The number of people in a sample size can make a huge difference in the real-life application of the results of the study. With more people, you get more data. An adequately large sample size allows scientists to get closer to the ‘true’ average within the whole population.

  • What was the makeup of the sample population?

This question aims to help you uncover who the people were that were counted in the study’s sample size. This is often based on various “exposures” or “outcomes”, depending on the study design.

The makeup of the sample population also prompts you to think about who was in the control group, if one was used.  This group’s exposures and characteristics should be as carefully matched to the sample population as possible, minus the exposure of interest. Many specific issues may arise when either the sample group or control group were not well chosen, but they all boil down to the study’s results not being applicable to “real life.”

  • What was the duration of the study?

Often, to save money in the execution of a research study and to increase the chances of participant retention and compliance, prospective studies are done over relatively short time frames. There are many studies out there that draw an unfair conclusion based on results garnered from a biologically insufficient period of time.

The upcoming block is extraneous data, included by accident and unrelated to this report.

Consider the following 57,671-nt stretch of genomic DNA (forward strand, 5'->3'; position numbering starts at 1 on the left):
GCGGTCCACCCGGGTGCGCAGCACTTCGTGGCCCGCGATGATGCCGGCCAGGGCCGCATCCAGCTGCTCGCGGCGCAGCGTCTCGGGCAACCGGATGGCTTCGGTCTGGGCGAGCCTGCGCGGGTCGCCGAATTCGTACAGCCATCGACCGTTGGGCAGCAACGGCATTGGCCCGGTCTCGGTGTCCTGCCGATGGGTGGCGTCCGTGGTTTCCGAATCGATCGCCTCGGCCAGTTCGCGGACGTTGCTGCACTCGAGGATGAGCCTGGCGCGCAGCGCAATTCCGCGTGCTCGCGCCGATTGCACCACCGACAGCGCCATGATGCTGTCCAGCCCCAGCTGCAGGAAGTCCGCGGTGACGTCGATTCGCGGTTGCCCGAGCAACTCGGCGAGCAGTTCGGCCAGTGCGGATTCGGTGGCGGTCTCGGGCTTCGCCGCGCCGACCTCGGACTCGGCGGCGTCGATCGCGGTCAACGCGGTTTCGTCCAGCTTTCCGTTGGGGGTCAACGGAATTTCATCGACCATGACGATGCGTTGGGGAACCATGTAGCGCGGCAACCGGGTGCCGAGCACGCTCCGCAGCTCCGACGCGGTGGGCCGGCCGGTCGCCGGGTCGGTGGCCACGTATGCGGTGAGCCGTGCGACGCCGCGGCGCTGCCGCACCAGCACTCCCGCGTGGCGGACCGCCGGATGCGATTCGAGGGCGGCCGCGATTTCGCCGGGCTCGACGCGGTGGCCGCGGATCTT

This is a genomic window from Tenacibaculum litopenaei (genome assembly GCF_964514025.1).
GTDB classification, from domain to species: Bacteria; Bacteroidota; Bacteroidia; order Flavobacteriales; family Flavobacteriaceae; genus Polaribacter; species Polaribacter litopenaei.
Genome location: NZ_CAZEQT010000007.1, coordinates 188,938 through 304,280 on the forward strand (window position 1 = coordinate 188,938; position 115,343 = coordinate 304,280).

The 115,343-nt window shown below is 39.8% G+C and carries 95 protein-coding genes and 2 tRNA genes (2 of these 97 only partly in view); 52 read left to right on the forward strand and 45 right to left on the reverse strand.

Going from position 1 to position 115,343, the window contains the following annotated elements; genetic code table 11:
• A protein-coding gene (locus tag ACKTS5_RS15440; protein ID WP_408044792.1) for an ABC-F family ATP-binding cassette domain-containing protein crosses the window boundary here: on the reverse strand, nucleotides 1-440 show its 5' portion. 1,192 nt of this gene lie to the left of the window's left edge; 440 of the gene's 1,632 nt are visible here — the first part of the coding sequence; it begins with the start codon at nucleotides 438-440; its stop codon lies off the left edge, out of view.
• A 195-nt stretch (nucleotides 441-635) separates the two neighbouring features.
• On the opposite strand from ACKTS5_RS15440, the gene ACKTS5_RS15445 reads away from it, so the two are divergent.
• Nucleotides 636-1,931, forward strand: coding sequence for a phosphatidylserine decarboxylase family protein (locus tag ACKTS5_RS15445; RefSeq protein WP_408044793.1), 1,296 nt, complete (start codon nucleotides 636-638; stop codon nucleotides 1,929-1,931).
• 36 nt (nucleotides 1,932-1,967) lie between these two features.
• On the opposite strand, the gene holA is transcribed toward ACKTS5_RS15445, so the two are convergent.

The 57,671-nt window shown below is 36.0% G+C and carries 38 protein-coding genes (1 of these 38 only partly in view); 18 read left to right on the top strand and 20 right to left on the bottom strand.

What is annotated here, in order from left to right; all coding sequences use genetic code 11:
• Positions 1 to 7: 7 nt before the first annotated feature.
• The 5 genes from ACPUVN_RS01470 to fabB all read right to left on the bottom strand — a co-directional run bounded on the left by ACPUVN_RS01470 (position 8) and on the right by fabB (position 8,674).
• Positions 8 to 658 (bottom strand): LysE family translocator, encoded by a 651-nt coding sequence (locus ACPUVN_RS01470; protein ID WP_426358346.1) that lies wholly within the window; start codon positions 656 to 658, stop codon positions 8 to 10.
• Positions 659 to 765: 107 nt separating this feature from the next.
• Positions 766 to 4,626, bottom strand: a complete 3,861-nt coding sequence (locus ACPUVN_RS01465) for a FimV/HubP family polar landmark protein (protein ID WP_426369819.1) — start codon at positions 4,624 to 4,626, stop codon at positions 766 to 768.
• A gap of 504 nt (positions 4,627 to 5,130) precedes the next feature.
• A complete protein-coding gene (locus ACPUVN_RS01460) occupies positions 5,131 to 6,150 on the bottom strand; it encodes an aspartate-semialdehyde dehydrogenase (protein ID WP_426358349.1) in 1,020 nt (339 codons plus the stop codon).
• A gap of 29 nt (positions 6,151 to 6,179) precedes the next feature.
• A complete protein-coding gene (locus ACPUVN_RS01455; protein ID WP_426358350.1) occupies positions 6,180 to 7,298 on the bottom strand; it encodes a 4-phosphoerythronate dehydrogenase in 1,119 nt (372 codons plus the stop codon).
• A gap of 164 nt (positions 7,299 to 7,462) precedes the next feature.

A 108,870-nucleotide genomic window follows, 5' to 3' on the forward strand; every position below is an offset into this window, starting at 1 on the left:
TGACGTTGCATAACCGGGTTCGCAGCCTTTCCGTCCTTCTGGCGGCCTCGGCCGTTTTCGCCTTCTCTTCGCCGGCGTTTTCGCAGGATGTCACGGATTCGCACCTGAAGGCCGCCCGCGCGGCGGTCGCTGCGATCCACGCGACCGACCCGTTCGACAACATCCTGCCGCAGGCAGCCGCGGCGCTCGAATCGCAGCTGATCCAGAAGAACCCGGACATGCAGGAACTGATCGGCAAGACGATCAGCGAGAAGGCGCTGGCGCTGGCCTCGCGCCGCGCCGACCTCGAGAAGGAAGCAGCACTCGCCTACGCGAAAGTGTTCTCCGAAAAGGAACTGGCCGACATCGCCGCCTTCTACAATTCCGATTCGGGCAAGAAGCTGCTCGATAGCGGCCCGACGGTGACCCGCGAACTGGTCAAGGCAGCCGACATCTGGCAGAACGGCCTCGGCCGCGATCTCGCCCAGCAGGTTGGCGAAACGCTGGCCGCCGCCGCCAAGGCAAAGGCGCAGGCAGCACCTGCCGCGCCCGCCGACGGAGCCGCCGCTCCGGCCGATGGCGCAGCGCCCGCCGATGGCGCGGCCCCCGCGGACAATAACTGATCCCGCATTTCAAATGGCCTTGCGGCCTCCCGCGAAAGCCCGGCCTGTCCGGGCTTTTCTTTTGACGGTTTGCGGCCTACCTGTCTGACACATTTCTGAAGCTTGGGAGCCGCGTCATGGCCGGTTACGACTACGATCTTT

• What was the methodological quality of the study?

This includes the appropriateness of the protocol, the quality of the treatment, data gathering methods, the specific data points that the researchers chose to measure, and so on. Here’s where we can really get out our magnifying glasses as nutritional therapy detectives!

Issues you may run into include–but aren’t limited to–use of poor quality foods, macronutrients, or micronutrients and extrapolating the results to all versions of that food or nutrient; not considering interactions between nutrients; misrepresentation of the actual methods used; using a non-inert substance as a placebo; inappropriate extrapolation of findings on a specific substance (vegetable oil, for instance) to a large family of nutrients (ex. all polyunsaturated fatty acids).


The Results section answers the question, “What did the researchers find?”. Did a change occur or not, due to the experimental intervention? Was that change significant? As with Methods, this section is often skipped over and returned to after reading the Abstract, Introduction, Conclusion, and Discussion.